Spin Glasses are dilute magnetic alloys where the interactions between spins are randomly ferromagnetic or anti-ferromagnetic, and are considered as paradigmatic examples of frozen disorder. The presence of disorder (the random interactions) induces frustration and a greater difficulty for the system to find optimal configurations. As a consequence, these systems exhibit non trivial thermodynamic and dynamic properties, different and richer than those observed in their non disordered counterpart.
Spin glasses can be modeled using Ising-like Hamiltonians where the bonds between spins can be positive or negative at random. Due to the heterogeneity of the couplings, there are many triples or loops of spin sequences which are frustrated, that is for which there is no way of choosing the orientations of the spins without frustrating at least one bond. As a consequence, even the best possible arrangement of the spins comprises for a large proportion of frustrated bonds. More importantly, since there are many configurations with similar degree of frustration one may expect the existence of many local minima of the free energy.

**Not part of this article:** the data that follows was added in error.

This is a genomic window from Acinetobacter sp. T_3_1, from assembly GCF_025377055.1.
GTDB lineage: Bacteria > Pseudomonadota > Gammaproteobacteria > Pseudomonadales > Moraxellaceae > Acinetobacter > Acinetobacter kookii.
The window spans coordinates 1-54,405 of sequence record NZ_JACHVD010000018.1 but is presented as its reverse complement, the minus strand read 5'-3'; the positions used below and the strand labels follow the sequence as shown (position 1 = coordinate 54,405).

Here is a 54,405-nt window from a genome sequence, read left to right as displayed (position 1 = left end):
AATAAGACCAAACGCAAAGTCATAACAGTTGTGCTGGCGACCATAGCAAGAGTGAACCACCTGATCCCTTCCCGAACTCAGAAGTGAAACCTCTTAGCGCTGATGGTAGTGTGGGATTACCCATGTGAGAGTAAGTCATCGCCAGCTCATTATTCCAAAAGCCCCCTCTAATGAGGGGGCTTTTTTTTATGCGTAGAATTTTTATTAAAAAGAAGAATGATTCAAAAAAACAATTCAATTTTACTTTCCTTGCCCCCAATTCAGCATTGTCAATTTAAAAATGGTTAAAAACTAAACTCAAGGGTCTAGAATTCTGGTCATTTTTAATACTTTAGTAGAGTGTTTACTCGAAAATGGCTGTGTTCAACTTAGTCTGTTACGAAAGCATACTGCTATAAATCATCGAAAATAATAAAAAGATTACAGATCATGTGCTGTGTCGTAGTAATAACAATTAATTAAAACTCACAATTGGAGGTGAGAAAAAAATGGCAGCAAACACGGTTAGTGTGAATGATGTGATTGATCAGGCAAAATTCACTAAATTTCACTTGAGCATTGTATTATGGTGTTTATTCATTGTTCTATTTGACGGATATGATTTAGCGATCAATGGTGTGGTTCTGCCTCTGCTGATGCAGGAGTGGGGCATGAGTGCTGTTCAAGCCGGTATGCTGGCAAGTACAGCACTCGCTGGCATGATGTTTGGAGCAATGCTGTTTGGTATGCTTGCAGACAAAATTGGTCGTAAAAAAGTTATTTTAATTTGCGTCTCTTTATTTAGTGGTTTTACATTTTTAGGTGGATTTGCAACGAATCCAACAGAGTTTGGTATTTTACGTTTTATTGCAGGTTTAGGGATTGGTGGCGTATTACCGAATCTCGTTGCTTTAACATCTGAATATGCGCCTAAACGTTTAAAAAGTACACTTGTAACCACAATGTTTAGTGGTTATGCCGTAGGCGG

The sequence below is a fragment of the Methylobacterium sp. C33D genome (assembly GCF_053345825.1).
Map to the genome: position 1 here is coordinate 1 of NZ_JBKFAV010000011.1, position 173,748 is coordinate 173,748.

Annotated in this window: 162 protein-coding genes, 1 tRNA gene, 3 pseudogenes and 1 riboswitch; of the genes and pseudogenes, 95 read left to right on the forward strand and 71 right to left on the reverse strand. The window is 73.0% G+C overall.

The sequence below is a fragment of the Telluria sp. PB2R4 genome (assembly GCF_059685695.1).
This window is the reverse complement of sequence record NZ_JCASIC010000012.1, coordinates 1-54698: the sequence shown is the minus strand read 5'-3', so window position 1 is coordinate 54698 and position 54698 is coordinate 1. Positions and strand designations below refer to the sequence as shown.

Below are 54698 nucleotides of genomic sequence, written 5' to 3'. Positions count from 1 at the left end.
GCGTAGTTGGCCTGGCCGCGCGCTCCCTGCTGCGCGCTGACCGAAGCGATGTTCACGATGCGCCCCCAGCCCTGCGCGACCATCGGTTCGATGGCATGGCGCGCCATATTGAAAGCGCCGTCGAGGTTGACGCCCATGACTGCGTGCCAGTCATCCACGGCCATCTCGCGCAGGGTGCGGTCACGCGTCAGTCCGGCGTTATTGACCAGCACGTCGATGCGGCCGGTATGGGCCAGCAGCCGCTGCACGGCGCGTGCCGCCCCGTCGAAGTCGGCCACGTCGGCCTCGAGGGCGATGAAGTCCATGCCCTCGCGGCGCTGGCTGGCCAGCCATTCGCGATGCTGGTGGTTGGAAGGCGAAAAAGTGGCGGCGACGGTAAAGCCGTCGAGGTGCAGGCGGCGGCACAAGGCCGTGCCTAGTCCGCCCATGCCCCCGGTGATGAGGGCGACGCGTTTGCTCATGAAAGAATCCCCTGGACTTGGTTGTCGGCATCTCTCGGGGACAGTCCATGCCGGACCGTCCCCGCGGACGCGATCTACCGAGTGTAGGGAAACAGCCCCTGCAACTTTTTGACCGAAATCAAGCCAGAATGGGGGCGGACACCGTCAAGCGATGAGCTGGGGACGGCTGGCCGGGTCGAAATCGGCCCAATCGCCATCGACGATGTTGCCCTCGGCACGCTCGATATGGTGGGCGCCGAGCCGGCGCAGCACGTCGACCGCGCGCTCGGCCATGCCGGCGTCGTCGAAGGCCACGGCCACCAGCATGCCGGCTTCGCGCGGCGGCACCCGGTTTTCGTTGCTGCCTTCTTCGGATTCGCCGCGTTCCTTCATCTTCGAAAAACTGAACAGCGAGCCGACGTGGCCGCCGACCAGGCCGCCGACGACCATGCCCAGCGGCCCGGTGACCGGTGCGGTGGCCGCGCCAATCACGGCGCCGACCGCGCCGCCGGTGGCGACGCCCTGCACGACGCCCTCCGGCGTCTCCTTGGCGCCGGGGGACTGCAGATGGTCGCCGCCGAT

In mean field models the effects of frustration are enhanced, and the thermodynamic scenario that emerges is novel and surprising. As compared to ordinary ferromagnets, where two pure states are present below the transition, mean field spin glasses exhibit at low temperature a complex structure of infinitely many equilibrium states, organized in a hierarchical structure. At a formal level, the thermodynamics can be exactly solved using the Replica Theory, a mathematical approach that allows to appropriately deal with the quenched disorder present in the Hamiltonian. The static order parameter is a function describing the structure in phase space of the (many) pure equilibrium states.
At low temperature spin glasses also exhibit a non trivial dynamical behaviour, with off-equilibrium dynamics and aging. Time translation invariance is typically broken and the standard fluctuation-dissipation relations between correlation and response functions do not hold. At mean field level, such a behaviour can be formally described using a Langevin approach, and analytic computations can be performed revealing a new and more general form of the fluctuation-dissipation theorem.